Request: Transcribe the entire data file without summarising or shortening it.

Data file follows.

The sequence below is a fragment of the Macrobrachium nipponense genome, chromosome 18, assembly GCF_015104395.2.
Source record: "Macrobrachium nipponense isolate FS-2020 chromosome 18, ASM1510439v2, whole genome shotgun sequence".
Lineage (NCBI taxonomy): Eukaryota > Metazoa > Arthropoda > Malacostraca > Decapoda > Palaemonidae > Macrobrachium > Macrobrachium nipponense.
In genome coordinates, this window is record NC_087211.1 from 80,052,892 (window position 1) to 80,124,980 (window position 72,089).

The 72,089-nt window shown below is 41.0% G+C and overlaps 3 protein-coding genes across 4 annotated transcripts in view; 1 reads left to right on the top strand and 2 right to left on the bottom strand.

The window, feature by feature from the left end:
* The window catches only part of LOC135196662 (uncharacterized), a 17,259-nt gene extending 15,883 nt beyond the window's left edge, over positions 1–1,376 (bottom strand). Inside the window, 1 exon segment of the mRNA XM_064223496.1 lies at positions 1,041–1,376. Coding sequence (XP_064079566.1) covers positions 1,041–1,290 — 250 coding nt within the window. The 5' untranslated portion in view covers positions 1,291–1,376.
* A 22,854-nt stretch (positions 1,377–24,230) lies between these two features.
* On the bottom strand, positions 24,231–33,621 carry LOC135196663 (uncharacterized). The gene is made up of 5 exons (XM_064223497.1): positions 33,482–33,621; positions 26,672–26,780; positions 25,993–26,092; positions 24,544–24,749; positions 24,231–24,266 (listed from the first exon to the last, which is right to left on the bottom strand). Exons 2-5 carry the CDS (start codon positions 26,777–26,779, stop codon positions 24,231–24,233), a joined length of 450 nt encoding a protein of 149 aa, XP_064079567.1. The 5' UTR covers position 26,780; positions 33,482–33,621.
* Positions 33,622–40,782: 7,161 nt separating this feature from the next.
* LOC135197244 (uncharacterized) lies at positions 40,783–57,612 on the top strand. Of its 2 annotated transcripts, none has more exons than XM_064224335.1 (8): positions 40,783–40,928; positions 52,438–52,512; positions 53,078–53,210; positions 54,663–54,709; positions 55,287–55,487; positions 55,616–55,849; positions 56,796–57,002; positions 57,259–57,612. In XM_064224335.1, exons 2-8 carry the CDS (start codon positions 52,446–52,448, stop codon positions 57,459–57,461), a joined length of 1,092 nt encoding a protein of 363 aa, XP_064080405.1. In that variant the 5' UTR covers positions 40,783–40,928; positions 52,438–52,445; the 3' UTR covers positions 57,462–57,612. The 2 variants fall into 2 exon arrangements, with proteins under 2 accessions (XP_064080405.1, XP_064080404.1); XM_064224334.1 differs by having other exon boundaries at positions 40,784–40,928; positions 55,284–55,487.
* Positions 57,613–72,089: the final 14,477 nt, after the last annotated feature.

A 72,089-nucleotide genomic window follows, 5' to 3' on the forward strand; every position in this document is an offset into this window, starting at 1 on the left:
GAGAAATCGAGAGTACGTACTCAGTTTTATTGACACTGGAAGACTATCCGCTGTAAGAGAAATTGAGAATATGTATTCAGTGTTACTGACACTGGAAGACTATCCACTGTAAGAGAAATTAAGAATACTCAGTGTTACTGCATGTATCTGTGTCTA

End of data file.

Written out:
The sequence below is a fragment of the Macrobrachium nipponense genome, chromosome 18, assembly GCF_015104395.2.
Source record: "Macrobrachium nipponense isolate FS-2020 chromosome 18, ASM1510439v2, whole genome shotgun sequence".
Lineage (NCBI taxonomy): Eukaryota > Metazoa > Arthropoda > Malacostraca > Decapoda > Palaemonidae > Macrobrachium > Macrobrachium nipponense.
In genome coordinates, this window is record NC_087211.1 from 80,052,892 (window position 1) to 80,124,980 (window position 72,089).

The 72,089-nt window shown below is 41.0% G+C and overlaps 3 protein-coding genes across 4 annotated transcripts in view; 1 reads left to right on the top strand and 2 right to left on the bottom strand.

The window, feature by feature from the left end:
* The window catches only part of LOC135196662 (uncharacterized), a 17,259-nt gene extending 15,883 nt beyond the window's left edge, over positions 1–1,376 (bottom strand). Inside the window, 1 exon segment of the mRNA XM_064223496.1 lies at positions 1,041–1,376. Coding sequence (XP_064079566.1) covers positions 1,041–1,290 — 250 coding nt within the window. The 5' untranslated portion in view covers positions 1,291–1,376.
* A 22,854-nt stretch (positions 1,377–24,230) lies between these two features.
* On the bottom strand, positions 24,231–33,621 carry LOC135196663 (uncharacterized). The gene is made up of 5 exons (XM_064223497.1): positions 33,482–33,621; positions 26,672–26,780; positions 25,993–26,092; positions 24,544–24,749; positions 24,231–24,266 (listed from the first exon to the last, which is right to left on the bottom strand). Exons 2-5 carry the CDS (start codon positions 26,777–26,779, stop codon positions 24,231–24,233), a joined length of 450 nt encoding a protein of 149 aa, XP_064079567.1. The 5' UTR covers position 26,780; positions 33,482–33,621.
* Positions 33,622–40,782: 7,161 nt separating this feature from the next.
* LOC135197244 (uncharacterized) lies at positions 40,783–57,612 on the top strand. Of its 2 annotated transcripts, none has more exons than XM_064224335.1 (8): positions 40,783–40,928; positions 52,438–52,512; positions 53,078–53,210; positions 54,663–54,709; positions 55,287–55,487; positions 55,616–55,849; positions 56,796–57,002; positions 57,259–57,612. In XM_064224335.1, exons 2-8 carry the CDS (start codon positions 52,446–52,448, stop codon positions 57,459–57,461), a joined length of 1,092 nt encoding a protein of 363 aa, XP_064080405.1. In that variant the 5' UTR covers positions 40,783–40,928; positions 52,438–52,445; the 3' UTR covers positions 57,462–57,612. The 2 variants fall into 2 exon arrangements, with proteins under 2 accessions (XP_064080405.1, XP_064080404.1); XM_064224334.1 differs by having other exon boundaries at positions 40,784–40,928; positions 55,284–55,487.
* Positions 57,613–72,089: the final 14,477 nt, after the last annotated feature.

A 72,089-nucleotide genomic window follows, 5' to 3' on the forward strand; every position in this document is an offset into this window, starting at 1 on the left:
GAGAAATCGAGAGTACGTACTCAGTTTTATTGACACTGGAAGACTATCCGCTGTAAGAGAAATTGAGAATATGTATTCAGTGTTACTGACACTGGAAGACTATCCACTGTAAGAGAAATTAAGAATACTCAGTGTTACTGCATGTATCTGTGTCTA